“The idea is an always-accessible computer at your fingertips that understands who you are, and provides you help in real-time and real-context,” said Chandra.
He explained that four things are necessary to make this a reality.
All the “smart” devices distributed around your home need to work together as a single system;
The system has to understand that there are often multiple users within the home, and the experience has to be tailored to each person individually;
Users have to feel like they are in control and feel confident that their privacy is being protected;
The system has to be simple to use – whether you’re five or 95 years old, and whether you’re as a single person living in apartment or a huge family living in a big house.
The Nest Hub Max is the first product designed with these core principles in mind, and while Chandra acknowledges we’re not there yet, he believes this product will help to set the course for Google’s long-term vision of ambient computing.
“We want to architect this in a way that it becomes a foundation for the ‘helpful home’ going forward,” he said.
“Introducing capabilities like Face Match allow us to really make that transition seamless between understanding who you are and understanding the context of other people in the room.”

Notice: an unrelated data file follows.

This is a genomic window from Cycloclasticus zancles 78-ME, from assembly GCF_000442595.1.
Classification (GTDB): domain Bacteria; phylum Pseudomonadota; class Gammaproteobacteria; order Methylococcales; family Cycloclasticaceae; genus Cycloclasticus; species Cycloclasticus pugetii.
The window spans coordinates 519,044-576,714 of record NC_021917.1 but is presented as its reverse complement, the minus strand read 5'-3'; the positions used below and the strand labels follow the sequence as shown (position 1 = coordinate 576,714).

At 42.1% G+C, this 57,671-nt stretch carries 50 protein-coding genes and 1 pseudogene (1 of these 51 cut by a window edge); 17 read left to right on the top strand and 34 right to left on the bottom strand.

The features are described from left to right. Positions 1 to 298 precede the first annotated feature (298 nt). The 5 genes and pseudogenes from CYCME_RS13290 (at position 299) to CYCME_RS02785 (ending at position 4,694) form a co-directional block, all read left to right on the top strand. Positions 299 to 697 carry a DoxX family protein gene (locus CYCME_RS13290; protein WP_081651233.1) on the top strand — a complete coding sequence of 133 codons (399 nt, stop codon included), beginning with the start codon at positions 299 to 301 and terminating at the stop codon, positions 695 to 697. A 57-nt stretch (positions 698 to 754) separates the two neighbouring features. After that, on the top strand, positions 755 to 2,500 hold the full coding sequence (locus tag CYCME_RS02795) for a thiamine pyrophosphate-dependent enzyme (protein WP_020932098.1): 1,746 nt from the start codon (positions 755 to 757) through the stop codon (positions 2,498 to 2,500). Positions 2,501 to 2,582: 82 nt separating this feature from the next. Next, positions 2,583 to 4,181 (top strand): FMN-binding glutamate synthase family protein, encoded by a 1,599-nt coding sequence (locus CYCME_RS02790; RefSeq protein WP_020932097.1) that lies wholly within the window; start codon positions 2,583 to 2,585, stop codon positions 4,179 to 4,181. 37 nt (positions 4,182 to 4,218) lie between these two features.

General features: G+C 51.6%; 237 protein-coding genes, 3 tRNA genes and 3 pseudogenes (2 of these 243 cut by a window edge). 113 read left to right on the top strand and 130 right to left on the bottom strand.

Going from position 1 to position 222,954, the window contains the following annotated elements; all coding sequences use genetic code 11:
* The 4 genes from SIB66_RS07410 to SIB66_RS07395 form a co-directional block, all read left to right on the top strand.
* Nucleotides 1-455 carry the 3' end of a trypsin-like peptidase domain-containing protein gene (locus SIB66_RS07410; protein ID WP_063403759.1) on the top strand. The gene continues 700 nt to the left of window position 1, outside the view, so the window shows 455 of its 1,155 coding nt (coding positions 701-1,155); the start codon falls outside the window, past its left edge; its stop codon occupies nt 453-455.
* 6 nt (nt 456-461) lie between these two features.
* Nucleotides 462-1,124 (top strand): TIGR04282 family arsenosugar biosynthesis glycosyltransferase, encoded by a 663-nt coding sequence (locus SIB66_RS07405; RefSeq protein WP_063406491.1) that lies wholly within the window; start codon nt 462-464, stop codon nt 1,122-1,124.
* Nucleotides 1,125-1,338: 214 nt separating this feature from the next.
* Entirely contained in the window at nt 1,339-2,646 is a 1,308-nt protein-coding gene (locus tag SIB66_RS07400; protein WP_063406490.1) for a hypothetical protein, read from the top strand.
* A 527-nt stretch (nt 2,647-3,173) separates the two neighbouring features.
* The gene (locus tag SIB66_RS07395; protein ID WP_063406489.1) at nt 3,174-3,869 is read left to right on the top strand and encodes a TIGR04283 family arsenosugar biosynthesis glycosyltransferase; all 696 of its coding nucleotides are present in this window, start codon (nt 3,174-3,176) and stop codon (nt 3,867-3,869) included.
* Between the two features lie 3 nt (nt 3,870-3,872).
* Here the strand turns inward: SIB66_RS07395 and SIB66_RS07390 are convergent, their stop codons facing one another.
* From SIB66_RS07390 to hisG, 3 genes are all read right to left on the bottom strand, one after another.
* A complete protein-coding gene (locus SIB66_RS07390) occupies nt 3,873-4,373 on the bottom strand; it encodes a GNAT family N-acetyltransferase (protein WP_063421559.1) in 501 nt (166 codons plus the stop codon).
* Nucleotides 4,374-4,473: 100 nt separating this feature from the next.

He said that, increasingly, smart home products are being designed to “fade into the background”, using natural materials and fabrics to blend into the home environment.
However, it’s important that the technology becomes prominent when people are using it, so that it doesn’t catch them unawares or make them feel uncomfortable.
This point is particularly pertinent for Google, after it emerged earlier this year that the company’s Nest Secure home security system had a built-in microphone that users didn’t know about.
“It’s got to be ambient when you’re not using it and prominent when you are. That is an important distinction,” said Chandra.
“Any time it’s recording, it will be very prominent about the fact it’s recording – whether it be a camera or a microphone. When it is on, it better have an LED indicator to show that it is on.”
Chandra added that one of the big challenges for Google over the next few years will be finding ways to make smart home products work together more effectively.
“Now that we have smart displays, which I think was the missing piece, the real opportunity here is making this all work really seamlessly, so that we can actually solve the problems that people have,” he said.
He also said that the tech industry has a long way to go when it comes to understanding context.
“The context we have right now is: ‘You tell us what you need’. That’s not great context,” he said.
“The context we have to go build towards is understanding what you really care about; understanding your daily patterns inside your home; when you say ‘play music’, actually really find the music that you want.
“We are very far away from that. But when I think of ambient computing, that’s the magic that we have to enable, so you don’t have to program everything.”
He added: “This is a multi year journey for us. I think it’ll take us some time to get to realising the full vision, but that’s kind of where we want to go in the future.”